But Krouch’s journey to the Pro Bowl stage began under the unlikeliest of circumstances and was inspired by her own family odyssey, which began in Cambodia during the horrific regime of the Khmer Rouge in the late 1970s. Krouch’s mother, Phonnary Krouch, fled the country with three young sons in tow, running by night and hiding by day to escape, finding safety initially at a refugee camp in the Philippines. That’s where she welcomed Vanita, in September 1980, and two months later the family made its way to the United States. Krouch’s father exited the picture upon their arrival in America, leaving Phonnary to raise four children alone.

“In a nutshell, my mom is an amazing woman,” said Krouch, who first found sports via an elementary school flyer advertising youth soccer in Carrollton, Texas. “On the journey, she had a lot of trials, tribulations, … and after our dad left us, it was just mom and four kids in this little one-bedroom apartment. So, it was a challenge. I’m just so amazed by her strength and will to never give up.”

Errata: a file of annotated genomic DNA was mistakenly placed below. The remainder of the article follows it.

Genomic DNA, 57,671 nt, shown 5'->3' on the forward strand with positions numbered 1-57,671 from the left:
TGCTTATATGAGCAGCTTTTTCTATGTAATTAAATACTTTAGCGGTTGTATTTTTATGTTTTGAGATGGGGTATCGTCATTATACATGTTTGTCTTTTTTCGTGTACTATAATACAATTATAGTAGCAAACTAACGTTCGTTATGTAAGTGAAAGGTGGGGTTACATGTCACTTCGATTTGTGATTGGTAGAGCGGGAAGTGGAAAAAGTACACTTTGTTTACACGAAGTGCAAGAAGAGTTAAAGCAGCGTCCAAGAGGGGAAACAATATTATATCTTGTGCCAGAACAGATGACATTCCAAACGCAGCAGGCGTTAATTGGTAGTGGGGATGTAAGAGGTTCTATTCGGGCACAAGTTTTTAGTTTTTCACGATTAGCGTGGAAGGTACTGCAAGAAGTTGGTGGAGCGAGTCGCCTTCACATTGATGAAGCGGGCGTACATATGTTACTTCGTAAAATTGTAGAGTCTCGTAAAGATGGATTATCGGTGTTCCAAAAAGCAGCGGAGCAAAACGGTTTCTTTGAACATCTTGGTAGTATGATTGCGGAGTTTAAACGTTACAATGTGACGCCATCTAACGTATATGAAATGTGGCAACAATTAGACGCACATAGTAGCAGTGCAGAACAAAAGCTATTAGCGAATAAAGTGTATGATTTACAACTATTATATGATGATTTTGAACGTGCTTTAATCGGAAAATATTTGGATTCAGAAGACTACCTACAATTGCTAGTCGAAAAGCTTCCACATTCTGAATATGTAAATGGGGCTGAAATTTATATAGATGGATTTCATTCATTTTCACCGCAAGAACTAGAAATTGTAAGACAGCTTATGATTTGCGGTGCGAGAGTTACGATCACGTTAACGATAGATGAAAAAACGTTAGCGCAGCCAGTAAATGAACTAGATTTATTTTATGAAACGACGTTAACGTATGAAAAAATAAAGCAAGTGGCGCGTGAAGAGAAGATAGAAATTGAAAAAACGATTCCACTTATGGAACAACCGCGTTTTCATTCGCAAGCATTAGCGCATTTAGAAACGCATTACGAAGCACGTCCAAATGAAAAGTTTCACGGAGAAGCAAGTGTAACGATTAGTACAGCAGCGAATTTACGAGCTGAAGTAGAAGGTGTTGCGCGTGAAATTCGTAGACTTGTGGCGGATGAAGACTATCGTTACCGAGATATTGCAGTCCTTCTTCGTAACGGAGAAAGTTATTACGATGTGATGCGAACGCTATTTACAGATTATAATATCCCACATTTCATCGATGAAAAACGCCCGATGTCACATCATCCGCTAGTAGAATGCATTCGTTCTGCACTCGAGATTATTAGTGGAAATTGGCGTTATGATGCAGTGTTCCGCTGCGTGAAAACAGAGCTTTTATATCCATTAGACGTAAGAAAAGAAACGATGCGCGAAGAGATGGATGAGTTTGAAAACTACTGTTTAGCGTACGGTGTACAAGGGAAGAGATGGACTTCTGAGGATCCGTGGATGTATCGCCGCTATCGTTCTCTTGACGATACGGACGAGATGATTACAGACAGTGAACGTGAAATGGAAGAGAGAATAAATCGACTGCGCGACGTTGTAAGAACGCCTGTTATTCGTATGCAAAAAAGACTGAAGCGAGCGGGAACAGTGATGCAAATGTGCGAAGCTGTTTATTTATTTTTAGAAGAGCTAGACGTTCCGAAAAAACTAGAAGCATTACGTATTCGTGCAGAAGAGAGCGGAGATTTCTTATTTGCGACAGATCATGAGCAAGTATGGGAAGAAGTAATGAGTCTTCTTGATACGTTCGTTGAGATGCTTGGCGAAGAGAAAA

She also credits her mom for standing up to then-stereotypical notions that Asian girls should not play sports.

“I’m just thankful, honestly, that my mom allowed me to break the Asian culture barriers of a woman playing sports because that’s not easy,” she said. “She faced a lot of backlash from the community. But she said, ‘Hey, my child’s making good grades. She’s healthy, she’s good. She’s staying off the streets. I don’t see a problem.’ And she just let me do it. I was just lucky to have a mom that let me spread my wings.”